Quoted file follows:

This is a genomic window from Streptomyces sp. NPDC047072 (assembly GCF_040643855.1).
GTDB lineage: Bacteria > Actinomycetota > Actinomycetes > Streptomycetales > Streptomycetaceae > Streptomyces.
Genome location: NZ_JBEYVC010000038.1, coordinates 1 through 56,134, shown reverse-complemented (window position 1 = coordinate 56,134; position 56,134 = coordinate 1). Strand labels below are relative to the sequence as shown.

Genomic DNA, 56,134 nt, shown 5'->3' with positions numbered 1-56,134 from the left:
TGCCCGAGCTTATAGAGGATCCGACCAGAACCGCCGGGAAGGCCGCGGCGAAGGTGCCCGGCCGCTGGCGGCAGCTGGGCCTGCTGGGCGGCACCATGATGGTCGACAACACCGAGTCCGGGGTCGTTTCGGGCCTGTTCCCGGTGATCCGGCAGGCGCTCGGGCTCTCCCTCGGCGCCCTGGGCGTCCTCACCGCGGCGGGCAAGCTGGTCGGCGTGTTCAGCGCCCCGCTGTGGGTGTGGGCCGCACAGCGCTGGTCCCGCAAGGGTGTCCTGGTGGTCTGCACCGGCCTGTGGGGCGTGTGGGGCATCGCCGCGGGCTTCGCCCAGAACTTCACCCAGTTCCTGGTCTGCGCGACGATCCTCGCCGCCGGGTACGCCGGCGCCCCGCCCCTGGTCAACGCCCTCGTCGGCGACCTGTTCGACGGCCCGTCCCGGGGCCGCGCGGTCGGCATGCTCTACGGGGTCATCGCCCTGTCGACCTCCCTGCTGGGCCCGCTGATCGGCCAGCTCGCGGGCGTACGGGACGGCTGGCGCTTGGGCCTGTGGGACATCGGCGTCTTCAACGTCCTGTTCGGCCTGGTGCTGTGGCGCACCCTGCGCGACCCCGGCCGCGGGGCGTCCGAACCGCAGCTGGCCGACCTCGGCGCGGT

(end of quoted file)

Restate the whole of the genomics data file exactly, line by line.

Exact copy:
This is a genomic window from Streptomyces sp. NPDC047072 (assembly GCF_040643855.1).
GTDB lineage: Bacteria > Actinomycetota > Actinomycetes > Streptomycetales > Streptomycetaceae > Streptomyces.
Genome location: NZ_JBEYVC010000038.1, coordinates 1 through 56,134, shown reverse-complemented (window position 1 = coordinate 56,134; position 56,134 = coordinate 1). Strand labels below are relative to the sequence as shown.

Genomic DNA, 56,134 nt, shown 5'->3' with positions numbered 1-56,134 from the left:
TGCCCGAGCTTATAGAGGATCCGACCAGAACCGCCGGGAAGGCCGCGGCGAAGGTGCCCGGCCGCTGGCGGCAGCTGGGCCTGCTGGGCGGCACCATGATGGTCGACAACACCGAGTCCGGGGTCGTTTCGGGCCTGTTCCCGGTGATCCGGCAGGCGCTCGGGCTCTCCCTCGGCGCCCTGGGCGTCCTCACCGCGGCGGGCAAGCTGGTCGGCGTGTTCAGCGCCCCGCTGTGGGTGTGGGCCGCACAGCGCTGGTCCCGCAAGGGTGTCCTGGTGGTCTGCACCGGCCTGTGGGGCGTGTGGGGCATCGCCGCGGGCTTCGCCCAGAACTTCACCCAGTTCCTGGTCTGCGCGACGATCCTCGCCGCCGGGTACGCCGGCGCCCCGCCCCTGGTCAACGCCCTCGTCGGCGACCTGTTCGACGGCCCGTCCCGGGGCCGCGCGGTCGGCATGCTCTACGGGGTCATCGCCCTGTCGACCTCCCTGCTGGGCCCGCTGATCGGCCAGCTCGCGGGCGTACGGGACGGCTGGCGCTTGGGCCTGTGGGACATCGGCGTCTTCAACGTCCTGTTCGGCCTGGTGCTGTGGCGCACCCTGCGCGACCCCGGCCGCGGGGCGTCCGAACCGCAGCTGGCCGACCTCGGCGCGGT